Long Term Use of Sheet Mulching
Washington State University reports that long term use of paper as a mulch in orchards, produced higher yields and faster tree growth than controls and was comparable to some organic mulches. Any changes in oxygen levels certainly did not have a detrimental effect.
Carbon Dioxide Around Roots
What are the normal gas levels in soil?
From the book, Soil Science for Gardeners, “The CO2 level in air is 0.04% and in soil it normally ranges from 0.3 to 5%. Due to the high level of microbes, the level in the rhizosphere can be as high as 20%.”
Both roots and microbes thrive in the rhizosphere, the area around the roots, and yet the CO2 levels are very high. Would sheet mulching ever raise the levels to 20%? Probably not; especially in light of the above study which showed no significant changes.
Earth Worms Under Sheet Mulching
Users of sheet mulching report that they find many earthworms in the new soil and this is taken as proof that the method is good for soil.
A strong opponent of sheet mulching, Dr. Linda Chalker-Scott, makes the claim that it is the lack of oxygen caused by the paper, which causes the worms to come to the surface where gardeners can easily see them.
That argument is not very sound. If the sheet mulching caused a drop in oxygen levels which in turn caused the worms to surface, you would expect this to happen soon after the paper was applied to the soil. What the gardeners are reporting is seeing lots of worms many months later as the paper is decomposing.
Also consider this. Most gardeners cover relatively small beds; mostly less than 6 feet wide. Surely an earthworm that is finding the oxygen levels to be too low, would be able to crawl 3 feet to the edge of the sheet to get some air? On a rainy day you see them crawl a long way on a wet driveway.
A much more likely explanation can be gleamed by understanding earthworm behavior. When soil is dry they tend to burrow deeper in order to keep moist. When soil is moist, they move closer to the surface. Sheet mulching traps moisture near the surface of the soil, right next to where the grass and weeds are dying, creating a worm heaven. Lots of moisture and plenty of food.
I suspect sheet mulching does not produce a lot of extra worms. It just produces an environment that attracts them and where gardeners can easily see them.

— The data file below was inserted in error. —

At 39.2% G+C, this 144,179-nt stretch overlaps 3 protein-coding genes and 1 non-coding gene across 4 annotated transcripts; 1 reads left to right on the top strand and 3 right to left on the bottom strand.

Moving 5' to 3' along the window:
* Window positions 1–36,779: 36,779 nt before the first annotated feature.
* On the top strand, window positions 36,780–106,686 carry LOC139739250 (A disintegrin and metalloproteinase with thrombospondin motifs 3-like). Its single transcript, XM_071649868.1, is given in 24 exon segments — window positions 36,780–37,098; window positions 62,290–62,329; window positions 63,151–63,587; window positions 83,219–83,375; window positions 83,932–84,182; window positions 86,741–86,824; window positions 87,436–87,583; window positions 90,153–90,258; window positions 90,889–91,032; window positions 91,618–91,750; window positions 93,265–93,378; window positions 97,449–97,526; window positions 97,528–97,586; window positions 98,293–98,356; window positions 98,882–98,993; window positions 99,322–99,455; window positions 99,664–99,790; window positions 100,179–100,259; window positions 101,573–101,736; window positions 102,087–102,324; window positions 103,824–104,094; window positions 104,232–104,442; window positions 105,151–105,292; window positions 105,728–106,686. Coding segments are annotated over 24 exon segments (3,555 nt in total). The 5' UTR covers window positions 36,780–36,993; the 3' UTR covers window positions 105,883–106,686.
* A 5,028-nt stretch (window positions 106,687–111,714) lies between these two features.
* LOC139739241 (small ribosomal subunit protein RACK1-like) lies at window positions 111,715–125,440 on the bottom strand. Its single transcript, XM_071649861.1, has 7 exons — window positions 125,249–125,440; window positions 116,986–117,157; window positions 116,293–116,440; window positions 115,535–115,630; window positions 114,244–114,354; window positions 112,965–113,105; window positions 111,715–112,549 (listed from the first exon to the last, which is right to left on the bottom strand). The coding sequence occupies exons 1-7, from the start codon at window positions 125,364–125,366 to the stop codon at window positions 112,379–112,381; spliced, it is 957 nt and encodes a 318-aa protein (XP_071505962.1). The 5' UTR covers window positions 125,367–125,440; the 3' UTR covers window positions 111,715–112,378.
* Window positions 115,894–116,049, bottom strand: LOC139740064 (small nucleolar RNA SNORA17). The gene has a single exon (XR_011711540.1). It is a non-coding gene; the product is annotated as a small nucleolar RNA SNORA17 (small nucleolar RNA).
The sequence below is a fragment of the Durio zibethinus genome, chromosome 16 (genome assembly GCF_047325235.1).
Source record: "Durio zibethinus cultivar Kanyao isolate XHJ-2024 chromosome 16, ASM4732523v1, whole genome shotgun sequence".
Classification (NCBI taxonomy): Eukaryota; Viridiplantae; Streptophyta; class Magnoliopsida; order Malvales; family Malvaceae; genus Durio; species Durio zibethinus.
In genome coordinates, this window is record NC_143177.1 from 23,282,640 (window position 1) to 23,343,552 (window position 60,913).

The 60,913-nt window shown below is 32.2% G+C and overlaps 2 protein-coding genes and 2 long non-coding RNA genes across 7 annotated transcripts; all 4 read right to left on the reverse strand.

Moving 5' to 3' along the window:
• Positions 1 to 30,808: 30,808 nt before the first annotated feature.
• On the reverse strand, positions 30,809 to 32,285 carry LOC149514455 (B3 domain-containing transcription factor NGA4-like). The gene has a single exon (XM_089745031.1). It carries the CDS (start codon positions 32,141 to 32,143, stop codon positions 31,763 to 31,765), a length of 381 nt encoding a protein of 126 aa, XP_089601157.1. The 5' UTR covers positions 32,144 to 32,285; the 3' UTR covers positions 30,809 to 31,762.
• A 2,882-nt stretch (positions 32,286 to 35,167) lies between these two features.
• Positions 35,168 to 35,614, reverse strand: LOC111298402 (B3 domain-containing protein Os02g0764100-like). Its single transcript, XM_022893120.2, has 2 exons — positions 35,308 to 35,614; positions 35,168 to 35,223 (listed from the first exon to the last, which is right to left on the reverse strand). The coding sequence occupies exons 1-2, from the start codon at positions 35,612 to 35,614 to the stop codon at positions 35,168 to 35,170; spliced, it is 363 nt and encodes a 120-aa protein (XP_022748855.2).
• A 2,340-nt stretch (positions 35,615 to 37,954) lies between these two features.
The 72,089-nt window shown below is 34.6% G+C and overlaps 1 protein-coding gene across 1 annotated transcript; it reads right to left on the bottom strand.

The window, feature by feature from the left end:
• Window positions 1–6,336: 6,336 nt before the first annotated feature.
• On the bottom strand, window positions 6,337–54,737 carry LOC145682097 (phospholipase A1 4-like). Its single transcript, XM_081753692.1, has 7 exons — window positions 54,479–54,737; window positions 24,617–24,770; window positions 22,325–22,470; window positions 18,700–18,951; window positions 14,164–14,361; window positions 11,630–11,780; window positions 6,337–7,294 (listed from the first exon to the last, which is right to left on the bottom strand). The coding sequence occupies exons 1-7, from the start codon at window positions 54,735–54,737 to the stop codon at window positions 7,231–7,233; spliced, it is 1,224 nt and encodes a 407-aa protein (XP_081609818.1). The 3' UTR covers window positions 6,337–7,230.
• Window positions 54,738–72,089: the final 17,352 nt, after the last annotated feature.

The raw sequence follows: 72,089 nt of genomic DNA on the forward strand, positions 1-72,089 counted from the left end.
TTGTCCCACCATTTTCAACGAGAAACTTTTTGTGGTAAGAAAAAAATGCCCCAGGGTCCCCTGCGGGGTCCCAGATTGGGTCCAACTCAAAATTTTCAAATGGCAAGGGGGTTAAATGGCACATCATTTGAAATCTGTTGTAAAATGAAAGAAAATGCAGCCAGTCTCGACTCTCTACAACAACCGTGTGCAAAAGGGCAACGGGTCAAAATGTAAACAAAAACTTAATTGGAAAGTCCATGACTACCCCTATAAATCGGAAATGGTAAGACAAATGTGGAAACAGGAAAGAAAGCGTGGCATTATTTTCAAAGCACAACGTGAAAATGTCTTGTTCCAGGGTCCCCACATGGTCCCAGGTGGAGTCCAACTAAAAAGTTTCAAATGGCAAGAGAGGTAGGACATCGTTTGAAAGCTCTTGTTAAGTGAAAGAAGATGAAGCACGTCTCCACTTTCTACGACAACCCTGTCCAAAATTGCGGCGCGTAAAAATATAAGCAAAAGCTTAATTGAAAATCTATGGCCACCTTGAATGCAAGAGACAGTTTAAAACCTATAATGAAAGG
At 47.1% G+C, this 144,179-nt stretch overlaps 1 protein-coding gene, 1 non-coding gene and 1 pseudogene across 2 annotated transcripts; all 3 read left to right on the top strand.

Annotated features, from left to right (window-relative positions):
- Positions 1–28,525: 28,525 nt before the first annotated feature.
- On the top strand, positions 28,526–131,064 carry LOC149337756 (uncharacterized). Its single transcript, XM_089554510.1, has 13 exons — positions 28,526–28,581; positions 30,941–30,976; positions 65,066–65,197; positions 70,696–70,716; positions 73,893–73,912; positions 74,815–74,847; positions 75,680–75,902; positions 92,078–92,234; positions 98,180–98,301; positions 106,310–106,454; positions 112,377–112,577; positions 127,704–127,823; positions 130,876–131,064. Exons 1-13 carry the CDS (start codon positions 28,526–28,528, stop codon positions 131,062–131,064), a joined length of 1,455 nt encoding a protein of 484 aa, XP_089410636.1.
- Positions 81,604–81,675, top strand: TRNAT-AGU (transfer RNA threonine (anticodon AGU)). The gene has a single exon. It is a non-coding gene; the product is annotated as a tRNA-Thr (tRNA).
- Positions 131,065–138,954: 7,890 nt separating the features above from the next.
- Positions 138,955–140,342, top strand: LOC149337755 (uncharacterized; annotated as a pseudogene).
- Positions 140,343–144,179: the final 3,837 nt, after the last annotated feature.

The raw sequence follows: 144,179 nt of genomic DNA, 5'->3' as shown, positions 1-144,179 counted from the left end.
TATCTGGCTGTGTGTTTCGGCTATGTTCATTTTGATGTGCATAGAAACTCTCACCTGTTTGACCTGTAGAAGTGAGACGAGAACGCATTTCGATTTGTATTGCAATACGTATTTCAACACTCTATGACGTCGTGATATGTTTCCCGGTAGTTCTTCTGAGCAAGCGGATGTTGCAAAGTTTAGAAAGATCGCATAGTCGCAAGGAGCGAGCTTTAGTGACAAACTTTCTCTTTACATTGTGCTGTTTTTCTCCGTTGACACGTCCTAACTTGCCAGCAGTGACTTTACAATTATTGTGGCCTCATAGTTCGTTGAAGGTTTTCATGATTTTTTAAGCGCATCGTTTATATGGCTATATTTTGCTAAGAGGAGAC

Plant Health Under Sheet Mulching
You can get all sciency and measure gasses but what we really care about is plant growth. The data here is clear. Many, many gardeners report success with this system. It grows great plants.
That does not mean they are healthier under sheet mulching, only that they grow well enough to satisfy gardeners.
Until we have more real science, we can only use the data we have. It does kill grass and most weeds. The paper does decompose over time. Plants do grow well in the resulting soil.
Does sheet mulching reduce the movement of water and air? Yes, but we don’t know to what extent. It does reduce the movement of water, but it also decreases evaporation which may, at least in part, compensate for less water reaching the soil. It can be easily augmented with watering if required.
Was the soil and soil biota harmed? Probably. It is almost certain there is some impact on the microbial community.
But ….. I suspect this has limited impact in a typical garden where the beds are narrow. The biggest change will be in the center of the bed with less effect near the edges.
The other important question that needs to be asked, is how long does this effect last? Once the paper decomposes, the soil will revert back to its former communities because all of the soil around the area has been unaffected. Microbes from these areas will quickly move back into the new bed.
The other thing to keep in mind is that you are converting an area from grass and weeds, into one where you grow other plants. You will probably add some organic mulch, compost, or fertilizer and maybe all three. All of this activity will also change the microbe community. Is this effect any less than the one from sheet mulching? Maybe not.
Almost all gardening activities will change the microbe community. Something as simple as adding a new plant will have an effect at the rhizosphere level. As gardeners, we would be naive to think we don’t change the soil biota when we garden.
Let’s answer the original question. Does sheet mulching (lasagna gardening) harm the soil?
Based on the data we have, it has a limited short term effect, that does not harm the soil or soil biota significantly. It is unlikely to have a long term effect.
Limit the Effect of Lasagna Gardening
It is a good idea to limit any effects this might have but doing the following.
- Use newspaper instead of cardboard. It kills weeds just as well and decomposes much faster. Cardboard is also more likely to attract termites.
- Us this method to start a new garden. Don’t use it as an annual practice for managing your weeds. A wood chip mulch is better for soil and controls weeds just as well.